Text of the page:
crypto and public policy

Access Control and Security through Obscurity

Filed under: Security & Crypto July 28, 2004 @ 5:07 pm

Dan O’Dowd, the CEO of Green Hills Software believes that Linux is insecure. I won’t try to respond to all of his claims, but there is, at least one point that demands a correction:

Many of the objections to my assertion that Linux is not suitable for defense systems are based on the truly bizarre misconception that secrecy reduces security. If secrecy isn’t important to security, then why does Linus Torvalds keep the means of accessing the core Linux development tree a secret from all but a few people? Because if he published the details of his defenses, some jerk would break in and screw up the Linux development effort.


“Security through obscurity” is a derisive slogan invented by the open source community to describe the practice of hiding the source code of sloppy software to prevent attackers from finding the vulnerabilities.

Mr. O’Dowd is thoroughly confused.

The term “secrecy,” as used by open-source and security experts, means preventing others from reading the source code. In fact, that’s why the expression “security through obscurity” uses the word “obscurity:” darkness, or the inability to see. On the other hand, Linus keeping “the means of accessing the core Linux development tree” to himself is an example of write access control. Open-source software allows everyone to see the software, but certainly not everyone can modify a particular source tree.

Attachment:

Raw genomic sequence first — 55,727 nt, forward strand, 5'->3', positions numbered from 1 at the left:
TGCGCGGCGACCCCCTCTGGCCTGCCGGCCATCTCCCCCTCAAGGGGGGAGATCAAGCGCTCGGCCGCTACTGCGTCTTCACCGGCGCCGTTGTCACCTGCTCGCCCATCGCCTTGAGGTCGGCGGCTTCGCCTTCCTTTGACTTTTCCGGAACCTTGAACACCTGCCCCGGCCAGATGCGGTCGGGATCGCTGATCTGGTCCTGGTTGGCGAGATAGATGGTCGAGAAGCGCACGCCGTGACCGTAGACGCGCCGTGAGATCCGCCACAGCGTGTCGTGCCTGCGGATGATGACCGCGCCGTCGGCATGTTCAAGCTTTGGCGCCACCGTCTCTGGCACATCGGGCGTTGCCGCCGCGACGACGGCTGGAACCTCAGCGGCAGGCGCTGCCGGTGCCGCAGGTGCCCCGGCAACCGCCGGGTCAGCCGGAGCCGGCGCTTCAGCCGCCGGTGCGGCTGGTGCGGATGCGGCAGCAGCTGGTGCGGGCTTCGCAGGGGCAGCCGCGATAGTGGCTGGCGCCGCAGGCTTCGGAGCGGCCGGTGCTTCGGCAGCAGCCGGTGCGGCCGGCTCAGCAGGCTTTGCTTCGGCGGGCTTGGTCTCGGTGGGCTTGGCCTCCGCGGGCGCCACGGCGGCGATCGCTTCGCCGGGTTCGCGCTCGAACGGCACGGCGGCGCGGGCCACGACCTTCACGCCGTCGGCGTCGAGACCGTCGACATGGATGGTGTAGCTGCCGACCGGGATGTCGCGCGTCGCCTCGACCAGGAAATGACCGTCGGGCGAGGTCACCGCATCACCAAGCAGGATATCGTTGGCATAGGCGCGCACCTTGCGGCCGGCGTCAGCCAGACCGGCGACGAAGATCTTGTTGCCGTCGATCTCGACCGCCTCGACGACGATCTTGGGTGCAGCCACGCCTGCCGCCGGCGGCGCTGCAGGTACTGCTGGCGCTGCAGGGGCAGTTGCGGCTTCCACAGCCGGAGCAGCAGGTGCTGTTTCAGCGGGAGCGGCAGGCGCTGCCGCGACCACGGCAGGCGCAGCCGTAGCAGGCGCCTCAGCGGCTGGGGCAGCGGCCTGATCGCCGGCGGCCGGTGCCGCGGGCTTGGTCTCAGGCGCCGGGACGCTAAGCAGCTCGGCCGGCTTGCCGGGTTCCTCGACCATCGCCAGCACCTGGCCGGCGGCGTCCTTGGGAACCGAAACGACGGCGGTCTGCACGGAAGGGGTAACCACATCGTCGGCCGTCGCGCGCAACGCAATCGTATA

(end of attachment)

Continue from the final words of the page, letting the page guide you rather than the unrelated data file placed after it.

Surely, Mr. O’Dowd knows the difference between reading and writing.

Then there’s this issue of “security through obscurity.” Contrary to Mr. O’Dowd’s claim, this slogan significantly predates the open-source community. By more than 100 years, in fact.

Cryptographers like to refer to Kerckhoff’s Law which dates back to 1883 and states that a system should be secure even if everything about it — except the relatively short cryptographic key — is publicly known. Claude Shannon restated it more than 50 years ago as “the enemy knows the system.” When the National Institute of Standards and Technology decided to select a new American Encryption Standard, they held a world-wide open review for 2 years. This is no fad.

Let’s be fair: Mr O’Dowd’s software is delivered to clients with source code. His software might very well be excellent. Once you’ve paid the licensing fee, you can even verify this claim on your own, assuming you have the resources and time to do so. So Green Hills Software may very well make fantastic software.

What they’re surely not good at, however, is providing an honest, educated critique of another system’s security.

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